Voters have decisively approved a new Muslim-led region in the Philippines' south, which is hoped will bring a measure of peace after decades of fighting killed thousands and mired the area in poverty. The results, announced Friday, will begin the process of creating new Muslim autonomous region.
About 83 percent of the more than 1.84 million people who voted on Monday in the five provinces of what is currently known as the Autonomous Region of Muslim Mindanao chose to ratify the creation of the new Bangsamoro Autonomous Region of Muslim Mindanao.
The Commission on Elections added that the southern city of Cotabato, which was not included in the current autonomous region, has voted to join the new entity.
The creation of the Bangsamoro Autonomous Region was a key provision in a peace agreement signed between the Philippine government and Moro Islamic Liberation Front (MILF) fighters in 2014. A second round of voting will take place on Feb. 6 in two other provinces that are not part of the current 29-year-old autonomous region, which has remained highly dependent on the national government.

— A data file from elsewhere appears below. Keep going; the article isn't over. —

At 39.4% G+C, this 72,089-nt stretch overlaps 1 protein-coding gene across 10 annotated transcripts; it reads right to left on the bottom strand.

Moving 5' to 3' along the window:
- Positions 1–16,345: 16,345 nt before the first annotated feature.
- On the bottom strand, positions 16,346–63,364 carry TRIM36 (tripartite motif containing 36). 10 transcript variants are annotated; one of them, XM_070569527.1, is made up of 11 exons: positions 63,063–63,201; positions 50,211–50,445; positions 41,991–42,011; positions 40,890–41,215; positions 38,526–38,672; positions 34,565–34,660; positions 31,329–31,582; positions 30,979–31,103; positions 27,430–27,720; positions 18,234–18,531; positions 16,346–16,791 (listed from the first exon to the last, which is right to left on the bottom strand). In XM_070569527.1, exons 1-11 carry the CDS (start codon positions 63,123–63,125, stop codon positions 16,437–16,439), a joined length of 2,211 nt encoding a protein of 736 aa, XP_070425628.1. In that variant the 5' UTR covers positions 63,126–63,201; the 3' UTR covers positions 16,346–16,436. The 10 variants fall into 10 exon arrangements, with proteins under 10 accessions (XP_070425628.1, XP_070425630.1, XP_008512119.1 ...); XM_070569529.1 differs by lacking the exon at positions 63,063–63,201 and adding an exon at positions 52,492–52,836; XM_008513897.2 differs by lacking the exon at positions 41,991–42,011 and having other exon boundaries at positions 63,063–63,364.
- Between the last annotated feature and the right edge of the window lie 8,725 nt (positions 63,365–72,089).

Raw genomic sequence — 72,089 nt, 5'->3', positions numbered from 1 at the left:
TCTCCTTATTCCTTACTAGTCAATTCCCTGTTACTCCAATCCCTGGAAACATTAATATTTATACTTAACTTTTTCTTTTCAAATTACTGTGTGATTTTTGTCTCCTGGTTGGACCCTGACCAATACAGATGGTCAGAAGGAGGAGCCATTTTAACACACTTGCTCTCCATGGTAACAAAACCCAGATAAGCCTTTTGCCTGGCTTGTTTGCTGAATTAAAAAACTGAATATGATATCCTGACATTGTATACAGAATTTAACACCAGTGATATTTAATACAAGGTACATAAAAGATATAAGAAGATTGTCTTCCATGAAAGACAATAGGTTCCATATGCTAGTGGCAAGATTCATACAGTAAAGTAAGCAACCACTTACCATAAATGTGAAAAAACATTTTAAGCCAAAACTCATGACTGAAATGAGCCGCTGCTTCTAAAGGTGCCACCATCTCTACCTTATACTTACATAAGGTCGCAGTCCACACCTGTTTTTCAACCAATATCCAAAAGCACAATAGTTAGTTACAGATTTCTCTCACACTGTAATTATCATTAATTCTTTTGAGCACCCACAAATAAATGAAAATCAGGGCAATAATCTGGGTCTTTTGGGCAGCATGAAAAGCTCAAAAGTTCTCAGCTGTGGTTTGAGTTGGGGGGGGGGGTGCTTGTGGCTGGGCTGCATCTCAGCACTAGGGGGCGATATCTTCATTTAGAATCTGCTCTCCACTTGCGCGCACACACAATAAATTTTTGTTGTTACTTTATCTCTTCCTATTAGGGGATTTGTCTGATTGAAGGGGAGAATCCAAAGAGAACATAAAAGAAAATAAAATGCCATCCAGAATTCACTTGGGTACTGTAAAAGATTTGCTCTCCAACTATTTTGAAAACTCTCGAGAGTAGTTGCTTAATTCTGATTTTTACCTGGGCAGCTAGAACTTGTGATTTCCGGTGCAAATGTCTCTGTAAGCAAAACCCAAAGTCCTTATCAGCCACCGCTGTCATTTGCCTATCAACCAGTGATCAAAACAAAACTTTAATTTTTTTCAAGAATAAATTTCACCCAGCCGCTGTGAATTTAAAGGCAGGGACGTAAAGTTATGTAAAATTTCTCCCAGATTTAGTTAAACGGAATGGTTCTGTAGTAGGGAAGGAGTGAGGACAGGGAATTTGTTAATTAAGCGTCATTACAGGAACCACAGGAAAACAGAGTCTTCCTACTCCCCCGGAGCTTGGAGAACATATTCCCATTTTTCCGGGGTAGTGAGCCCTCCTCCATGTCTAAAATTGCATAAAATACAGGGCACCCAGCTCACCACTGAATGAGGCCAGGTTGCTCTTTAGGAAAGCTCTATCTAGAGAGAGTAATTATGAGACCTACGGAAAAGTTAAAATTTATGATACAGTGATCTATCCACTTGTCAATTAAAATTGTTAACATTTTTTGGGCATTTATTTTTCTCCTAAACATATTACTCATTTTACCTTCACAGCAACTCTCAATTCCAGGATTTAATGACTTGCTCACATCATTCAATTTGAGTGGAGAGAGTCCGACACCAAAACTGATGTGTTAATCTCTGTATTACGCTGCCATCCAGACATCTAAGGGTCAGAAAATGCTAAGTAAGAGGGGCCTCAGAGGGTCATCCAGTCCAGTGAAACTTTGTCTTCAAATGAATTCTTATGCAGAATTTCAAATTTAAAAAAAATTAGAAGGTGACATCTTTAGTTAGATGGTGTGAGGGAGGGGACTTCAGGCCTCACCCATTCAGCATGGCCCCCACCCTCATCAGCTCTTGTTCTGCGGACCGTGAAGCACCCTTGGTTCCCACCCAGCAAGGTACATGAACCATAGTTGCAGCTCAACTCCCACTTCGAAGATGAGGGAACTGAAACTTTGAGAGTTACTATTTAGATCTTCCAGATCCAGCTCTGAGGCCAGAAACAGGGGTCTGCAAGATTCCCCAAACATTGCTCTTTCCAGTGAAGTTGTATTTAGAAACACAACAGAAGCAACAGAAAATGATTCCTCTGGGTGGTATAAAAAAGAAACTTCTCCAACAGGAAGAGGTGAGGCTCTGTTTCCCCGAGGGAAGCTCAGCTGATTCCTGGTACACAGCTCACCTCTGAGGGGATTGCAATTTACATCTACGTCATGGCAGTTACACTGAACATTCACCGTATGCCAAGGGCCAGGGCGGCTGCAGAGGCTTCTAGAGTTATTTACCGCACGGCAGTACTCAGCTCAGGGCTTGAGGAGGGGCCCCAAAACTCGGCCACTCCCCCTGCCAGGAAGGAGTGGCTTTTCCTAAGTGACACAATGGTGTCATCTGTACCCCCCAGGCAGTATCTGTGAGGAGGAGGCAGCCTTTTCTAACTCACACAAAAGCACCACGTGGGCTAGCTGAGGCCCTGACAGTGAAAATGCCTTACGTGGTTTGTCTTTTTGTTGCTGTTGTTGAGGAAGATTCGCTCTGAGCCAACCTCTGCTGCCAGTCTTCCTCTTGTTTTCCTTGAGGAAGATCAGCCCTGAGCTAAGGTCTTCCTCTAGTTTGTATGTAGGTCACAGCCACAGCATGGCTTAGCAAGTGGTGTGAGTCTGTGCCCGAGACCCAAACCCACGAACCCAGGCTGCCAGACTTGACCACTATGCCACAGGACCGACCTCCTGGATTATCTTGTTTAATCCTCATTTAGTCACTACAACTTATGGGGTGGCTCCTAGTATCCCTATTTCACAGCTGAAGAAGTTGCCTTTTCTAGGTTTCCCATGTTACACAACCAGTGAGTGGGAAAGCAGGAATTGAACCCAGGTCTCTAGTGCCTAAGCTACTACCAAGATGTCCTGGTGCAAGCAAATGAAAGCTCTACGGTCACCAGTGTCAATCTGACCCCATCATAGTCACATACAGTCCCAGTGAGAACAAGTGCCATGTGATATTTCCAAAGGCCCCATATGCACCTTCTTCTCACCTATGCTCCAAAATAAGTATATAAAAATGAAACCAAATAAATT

President Rodrigo Duterte, himself from Mindanao, has been a staunch supporter of the Bangsamoro and signed the law last year paving the way for the vote.
Under the terms of the law which lays out the region's powers, Bangsamoro will get $950 million in development funds over the next 10 years, as well as a chunk of the tax revenue generated within its borders and national receipts. Manila will keep control over the police, but it is hoped close cooperation on security with the Bangsamoro's leaders will help get a handle on the region's endemic lawlessness.
Muslims have long been seeking for independence or autonomy on Mindanao, which they regard as their ancestral homeland dating back to when Arab traders arrived there in the 13th century.
The Bangsamoro will expand and supersede an existing Muslim-led region which struggled to govern effectively due to limited powers and was hamstrung by alleged corruption.